Practising self-compassion can help you manage your response to COVID-19. These are anxious times, many of us are experiencing exponential change. We need to grapple with it, adapt and respond, and it seems all at lightning pace. And it’s tough. The virus has thrown us into a sea of anxiety and we are swimming in it daily. It has impacted our contact with friends, our autonomy, our ability to work and travel reduced or eliminated our incomes, made us fear for our health and the wellbeing of those we love.
So what can each of us do?
What can each of us do? This is where self-compassion comes in. Self-compassion boosts the immune system, it reduces anxiety, and it’s the easiest way to keep our hearts open to others. Some measure of fear is a healthy response to a contagious virus, of course. We want to respond to the contagion in a wise manner – with preventive measures that benefit ourselves and others.
Leading experts on self-compassion Drs Kristen Neff and Chris Germer, recommend a daily self- compassionate practice in response to the COVID-19 epidemic which looks something like this,
Mindfulness: Become aware of how you feeling? Are you feeling anxious, disheartened, confused? Can you feel it in your body? If so, where? Is your mind preoccupied with the virus? If so, what are your thoughts? Can you validate for yourself how you think or feel in a kind and understanding manner? For example, “Yes, this is hard.” “This is difficult.” “This is really stressful.” Can you offer yourself a little space around your feelings, knowing that it’s part of the current situation we’re all in?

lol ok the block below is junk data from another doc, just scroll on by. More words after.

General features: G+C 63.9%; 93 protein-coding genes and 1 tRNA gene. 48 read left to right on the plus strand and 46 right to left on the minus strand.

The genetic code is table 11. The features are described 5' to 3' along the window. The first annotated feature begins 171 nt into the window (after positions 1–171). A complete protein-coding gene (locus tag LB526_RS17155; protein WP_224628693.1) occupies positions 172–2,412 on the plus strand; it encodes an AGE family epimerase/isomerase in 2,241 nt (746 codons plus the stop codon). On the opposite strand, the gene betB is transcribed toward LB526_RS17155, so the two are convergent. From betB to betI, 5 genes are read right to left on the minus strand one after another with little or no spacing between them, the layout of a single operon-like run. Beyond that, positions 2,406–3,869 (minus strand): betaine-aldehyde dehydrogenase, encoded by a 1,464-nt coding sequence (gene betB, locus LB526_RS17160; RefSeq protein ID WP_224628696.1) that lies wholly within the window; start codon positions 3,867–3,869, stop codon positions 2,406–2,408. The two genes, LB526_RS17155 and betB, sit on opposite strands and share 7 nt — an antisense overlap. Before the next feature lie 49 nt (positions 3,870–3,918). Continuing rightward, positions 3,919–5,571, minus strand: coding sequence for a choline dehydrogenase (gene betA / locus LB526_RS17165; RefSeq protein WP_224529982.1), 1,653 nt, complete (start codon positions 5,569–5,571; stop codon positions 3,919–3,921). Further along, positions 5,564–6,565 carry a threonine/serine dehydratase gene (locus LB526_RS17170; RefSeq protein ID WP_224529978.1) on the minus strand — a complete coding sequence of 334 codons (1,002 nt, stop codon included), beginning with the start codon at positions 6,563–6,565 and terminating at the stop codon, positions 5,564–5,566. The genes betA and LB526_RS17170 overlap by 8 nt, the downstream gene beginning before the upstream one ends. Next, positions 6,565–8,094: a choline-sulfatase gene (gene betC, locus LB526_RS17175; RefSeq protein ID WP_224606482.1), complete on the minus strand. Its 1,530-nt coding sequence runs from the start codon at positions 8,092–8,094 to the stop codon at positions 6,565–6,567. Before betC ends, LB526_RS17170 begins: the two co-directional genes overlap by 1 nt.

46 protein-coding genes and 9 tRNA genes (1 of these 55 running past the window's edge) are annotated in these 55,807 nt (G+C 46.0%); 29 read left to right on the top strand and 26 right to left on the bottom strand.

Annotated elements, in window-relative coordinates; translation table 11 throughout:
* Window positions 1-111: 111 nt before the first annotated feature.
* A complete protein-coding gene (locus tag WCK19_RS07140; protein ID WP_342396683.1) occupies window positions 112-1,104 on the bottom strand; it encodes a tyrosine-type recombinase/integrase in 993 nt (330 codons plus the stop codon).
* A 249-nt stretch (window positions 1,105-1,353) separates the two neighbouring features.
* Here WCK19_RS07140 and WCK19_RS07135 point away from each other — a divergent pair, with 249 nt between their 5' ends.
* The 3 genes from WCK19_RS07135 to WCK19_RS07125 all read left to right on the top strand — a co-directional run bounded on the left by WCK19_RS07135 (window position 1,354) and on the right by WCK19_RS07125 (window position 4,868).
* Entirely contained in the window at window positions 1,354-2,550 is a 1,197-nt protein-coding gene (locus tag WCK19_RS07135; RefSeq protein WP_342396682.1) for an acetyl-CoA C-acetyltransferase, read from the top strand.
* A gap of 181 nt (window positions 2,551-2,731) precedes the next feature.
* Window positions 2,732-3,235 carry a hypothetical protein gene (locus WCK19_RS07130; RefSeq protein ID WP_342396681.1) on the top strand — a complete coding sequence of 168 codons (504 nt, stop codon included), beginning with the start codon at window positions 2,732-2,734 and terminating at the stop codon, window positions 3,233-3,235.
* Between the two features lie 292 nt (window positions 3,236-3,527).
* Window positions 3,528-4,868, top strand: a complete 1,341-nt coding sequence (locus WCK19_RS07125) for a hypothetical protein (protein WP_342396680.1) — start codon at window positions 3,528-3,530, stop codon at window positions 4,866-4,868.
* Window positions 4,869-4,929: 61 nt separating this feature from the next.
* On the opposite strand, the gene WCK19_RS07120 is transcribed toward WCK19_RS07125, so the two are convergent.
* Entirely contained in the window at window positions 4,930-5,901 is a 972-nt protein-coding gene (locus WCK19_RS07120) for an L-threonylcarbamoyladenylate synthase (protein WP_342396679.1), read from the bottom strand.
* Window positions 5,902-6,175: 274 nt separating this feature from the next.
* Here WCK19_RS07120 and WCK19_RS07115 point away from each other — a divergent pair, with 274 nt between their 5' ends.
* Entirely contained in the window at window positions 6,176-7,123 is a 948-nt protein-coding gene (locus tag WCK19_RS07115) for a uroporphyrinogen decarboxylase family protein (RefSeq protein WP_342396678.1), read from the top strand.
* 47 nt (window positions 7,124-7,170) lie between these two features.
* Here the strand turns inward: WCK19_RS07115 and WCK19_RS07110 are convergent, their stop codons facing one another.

Remembering you are not alone – we’re all this together: When you hear news of people struggling with the virus, can you allow this to enhance your sense of being part of a global family rather than feeling separate? Can you imagine yourself in their situation and say, “Just like me.” Or when you reflect on your own distress, can you remind yourself, “Others feel as I do—I am not alone.” “Sickness is part of living.” “This is how it feels to be a human being right now.”
Self-Kindness and Self-Talk: Try putting your hand on heart, helping to calm some of your anxiety through touch. What words do you need to hear to comfort or reassure yourself about the virus right now? Can you talk to yourself in a warm, compassionate voice?What actions do you need to take to protect yourself, or to provide for yourself? Can you encourage yourself to take these steps, in a supportive manner?
Notice if this practice makes you feel more relaxed and compassionate or encourages you to take positive action.